Author Affiliations: Department of Health, Ethics & Society/Caphri, Faculty of Health, Medicine and Life Sciences, Maastricht University, Maastricht, the Netherlands.
One of the most contentious topics in public policy debates on genetics has been the use of genetic information by insurance companies. In the rush to confront concerns about potential misuses of genetic information, most European countries have since 1990 enacted genetic nondiscrimination legislation for life or health insurance. In the United States, the Genetic Information Nondiscrimination Act (GINA) was recently signed into law to provide protection against genetic discrimination for employment and health insurance.1,2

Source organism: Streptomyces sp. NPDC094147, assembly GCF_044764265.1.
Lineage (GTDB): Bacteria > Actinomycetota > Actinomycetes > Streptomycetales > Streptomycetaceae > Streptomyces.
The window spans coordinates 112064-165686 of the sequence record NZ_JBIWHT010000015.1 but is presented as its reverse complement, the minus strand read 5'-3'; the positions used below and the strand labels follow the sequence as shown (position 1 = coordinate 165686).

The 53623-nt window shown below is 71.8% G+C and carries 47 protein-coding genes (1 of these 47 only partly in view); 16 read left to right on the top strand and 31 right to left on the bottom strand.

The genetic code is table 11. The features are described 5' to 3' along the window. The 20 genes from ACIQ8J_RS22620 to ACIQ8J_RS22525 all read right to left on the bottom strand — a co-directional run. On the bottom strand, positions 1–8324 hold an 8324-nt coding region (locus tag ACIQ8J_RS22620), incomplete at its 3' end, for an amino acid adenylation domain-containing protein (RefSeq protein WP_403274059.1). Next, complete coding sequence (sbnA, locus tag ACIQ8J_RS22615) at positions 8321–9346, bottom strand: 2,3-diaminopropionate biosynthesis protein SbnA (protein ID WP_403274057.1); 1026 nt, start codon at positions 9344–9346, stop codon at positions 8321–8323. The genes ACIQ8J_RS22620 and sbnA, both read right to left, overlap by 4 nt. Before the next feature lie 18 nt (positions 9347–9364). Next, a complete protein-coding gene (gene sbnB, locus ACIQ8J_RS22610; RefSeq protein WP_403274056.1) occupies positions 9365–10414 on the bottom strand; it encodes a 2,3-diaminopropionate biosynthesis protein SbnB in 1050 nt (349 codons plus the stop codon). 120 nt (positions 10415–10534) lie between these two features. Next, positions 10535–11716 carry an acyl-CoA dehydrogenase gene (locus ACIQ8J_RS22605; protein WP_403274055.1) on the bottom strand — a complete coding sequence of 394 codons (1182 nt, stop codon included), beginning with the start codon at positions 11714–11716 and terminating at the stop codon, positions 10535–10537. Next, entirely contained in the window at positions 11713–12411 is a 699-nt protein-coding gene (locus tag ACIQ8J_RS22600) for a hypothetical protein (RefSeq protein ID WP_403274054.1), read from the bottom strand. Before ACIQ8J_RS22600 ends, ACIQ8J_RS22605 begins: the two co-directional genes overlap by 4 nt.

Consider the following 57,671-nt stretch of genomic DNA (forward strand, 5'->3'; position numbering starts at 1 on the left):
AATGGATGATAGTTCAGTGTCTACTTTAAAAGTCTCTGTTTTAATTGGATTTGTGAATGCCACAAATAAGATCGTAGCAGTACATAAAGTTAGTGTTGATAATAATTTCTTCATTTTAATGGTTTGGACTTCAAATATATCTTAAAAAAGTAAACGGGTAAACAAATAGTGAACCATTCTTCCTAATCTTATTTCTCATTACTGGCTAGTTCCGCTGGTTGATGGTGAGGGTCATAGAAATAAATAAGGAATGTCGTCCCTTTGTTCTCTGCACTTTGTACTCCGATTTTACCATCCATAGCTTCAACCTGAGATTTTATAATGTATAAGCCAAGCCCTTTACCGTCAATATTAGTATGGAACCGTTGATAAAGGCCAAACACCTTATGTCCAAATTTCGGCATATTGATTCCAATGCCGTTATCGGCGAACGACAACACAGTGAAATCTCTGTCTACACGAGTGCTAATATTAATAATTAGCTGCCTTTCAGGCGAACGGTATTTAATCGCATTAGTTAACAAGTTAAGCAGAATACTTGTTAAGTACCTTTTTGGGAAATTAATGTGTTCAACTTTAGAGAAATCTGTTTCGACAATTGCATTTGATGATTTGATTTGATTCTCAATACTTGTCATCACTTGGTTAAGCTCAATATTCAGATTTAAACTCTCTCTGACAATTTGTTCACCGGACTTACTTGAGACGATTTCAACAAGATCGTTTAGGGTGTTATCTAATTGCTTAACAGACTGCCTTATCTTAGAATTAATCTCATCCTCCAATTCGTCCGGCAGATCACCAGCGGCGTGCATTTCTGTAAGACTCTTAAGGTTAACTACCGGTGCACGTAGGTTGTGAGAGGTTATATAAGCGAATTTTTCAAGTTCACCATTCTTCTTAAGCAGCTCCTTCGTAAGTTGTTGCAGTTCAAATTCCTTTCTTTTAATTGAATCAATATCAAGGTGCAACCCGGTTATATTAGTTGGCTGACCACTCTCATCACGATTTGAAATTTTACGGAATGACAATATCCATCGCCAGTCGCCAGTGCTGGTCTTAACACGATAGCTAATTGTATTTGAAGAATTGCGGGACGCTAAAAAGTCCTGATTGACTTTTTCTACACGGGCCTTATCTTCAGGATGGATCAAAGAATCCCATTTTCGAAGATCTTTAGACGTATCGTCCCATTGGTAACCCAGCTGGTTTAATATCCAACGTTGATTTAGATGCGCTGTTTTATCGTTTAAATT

Van Hoyweghen I, Horstman K. European Practices of Genetic Information and Insurance: Lessons for the Genetic Information Nondiscrimination Act. JAMA. 2008;300(3):326–327. doi:10.1001/jama.2008.62
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